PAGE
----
The 116th Congress will bring a new dynamic to Washington. President Donald Trump will be faced with the first “check” on his presidency with the Democratic majority in the House. The expectation is that there will be vigorous oversight conducted on the Executive Branch, with Democrats aggressively using their subpoena power to launch multiple investigations. In the Senate, Majority Leader Mitch McConnell (R-KY) will likely have an easier time confirming President Trump’s nominations to federal court once all of the races are decided.
Additionally, in the House, there will be some drama around who will lead both parties. For Democrats, Minority Leader Nancy Pelosi (D-CA) has the inside track on becoming speaker again. However, she may face a challenge from a caucus that has recently been calling for a change in leadership, and her path to winning a House Floor vote for the position is complicated by several representatives-elect who have vowed not to support her bid for speaker. On the Republican side, Rep. Jim Jordan (R-OH) has already announced his intention to challenge Majority Leader Kevin McCarthy (R-CA) for their caucus’ top spot (Speaker Paul Ryan [R-WI] did not run for reelection); others challengers could emerge in the coming days.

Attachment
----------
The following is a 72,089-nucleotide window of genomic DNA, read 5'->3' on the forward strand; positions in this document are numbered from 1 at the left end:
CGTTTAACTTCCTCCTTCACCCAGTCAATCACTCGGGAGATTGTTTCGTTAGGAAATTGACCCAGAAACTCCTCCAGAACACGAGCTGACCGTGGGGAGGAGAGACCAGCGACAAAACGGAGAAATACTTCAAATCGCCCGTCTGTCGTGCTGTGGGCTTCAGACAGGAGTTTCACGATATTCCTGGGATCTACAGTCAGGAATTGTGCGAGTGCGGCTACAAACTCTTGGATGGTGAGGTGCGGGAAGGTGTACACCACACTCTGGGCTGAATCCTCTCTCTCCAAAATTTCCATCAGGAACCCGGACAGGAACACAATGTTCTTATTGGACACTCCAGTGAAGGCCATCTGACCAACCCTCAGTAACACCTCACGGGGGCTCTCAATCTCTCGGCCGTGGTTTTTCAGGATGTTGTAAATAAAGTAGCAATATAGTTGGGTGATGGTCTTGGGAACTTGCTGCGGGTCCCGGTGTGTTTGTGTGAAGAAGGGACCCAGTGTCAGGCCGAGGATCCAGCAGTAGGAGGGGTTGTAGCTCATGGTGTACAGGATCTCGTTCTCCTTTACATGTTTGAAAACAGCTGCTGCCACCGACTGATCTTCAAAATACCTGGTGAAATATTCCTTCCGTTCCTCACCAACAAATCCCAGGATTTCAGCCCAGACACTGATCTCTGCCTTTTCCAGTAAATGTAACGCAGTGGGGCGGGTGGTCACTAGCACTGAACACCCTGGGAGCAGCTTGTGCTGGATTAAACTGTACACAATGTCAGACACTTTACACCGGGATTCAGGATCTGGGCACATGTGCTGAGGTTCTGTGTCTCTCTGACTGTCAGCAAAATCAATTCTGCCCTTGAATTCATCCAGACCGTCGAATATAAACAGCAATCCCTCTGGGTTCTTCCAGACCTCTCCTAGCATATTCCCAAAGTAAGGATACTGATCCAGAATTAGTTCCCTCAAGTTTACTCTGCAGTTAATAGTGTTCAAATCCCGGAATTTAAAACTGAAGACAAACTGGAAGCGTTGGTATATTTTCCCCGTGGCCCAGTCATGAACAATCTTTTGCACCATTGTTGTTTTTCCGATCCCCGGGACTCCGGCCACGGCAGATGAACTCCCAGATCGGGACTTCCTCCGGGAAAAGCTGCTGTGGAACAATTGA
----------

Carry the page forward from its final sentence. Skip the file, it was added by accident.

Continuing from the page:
With all the changes in the House and Senate, the House Ways and Means and Senate Finance Committees will look very different in the next Congress.
With Democrats winning the majority in the House, the chairmanship of the Ways and Means Committee will flip from Kevin Brady (R-TX) to Richard Neal (D-MA). Democrats will also gain additional seats on the committee—so in addition to the two Democratic seats that will need to be filled as a result of the departures of Reps. Joe Crowley (D-NY) and Sandy Levin (D-MI), there will be a handful new Democratic seats on the Committee to be filled as well. Of the 24 Republicans currently on Ways and Means, nine of them will not be returning in the next Congress. This includes Reps. Pete Roskam (R-IL), Erik Paulsen (R-MN), Mike Bishop (R-MI), and Carlos Curbelo (R-FL), who all lost their reelection bids on Tuesday, combined with the known departures of Jim Renacci (R-OH), Diane Black (R-TN), Kristi Noem (R-SD), Lynn Jenkins (R-KS), and Sam Johnson (R-TX).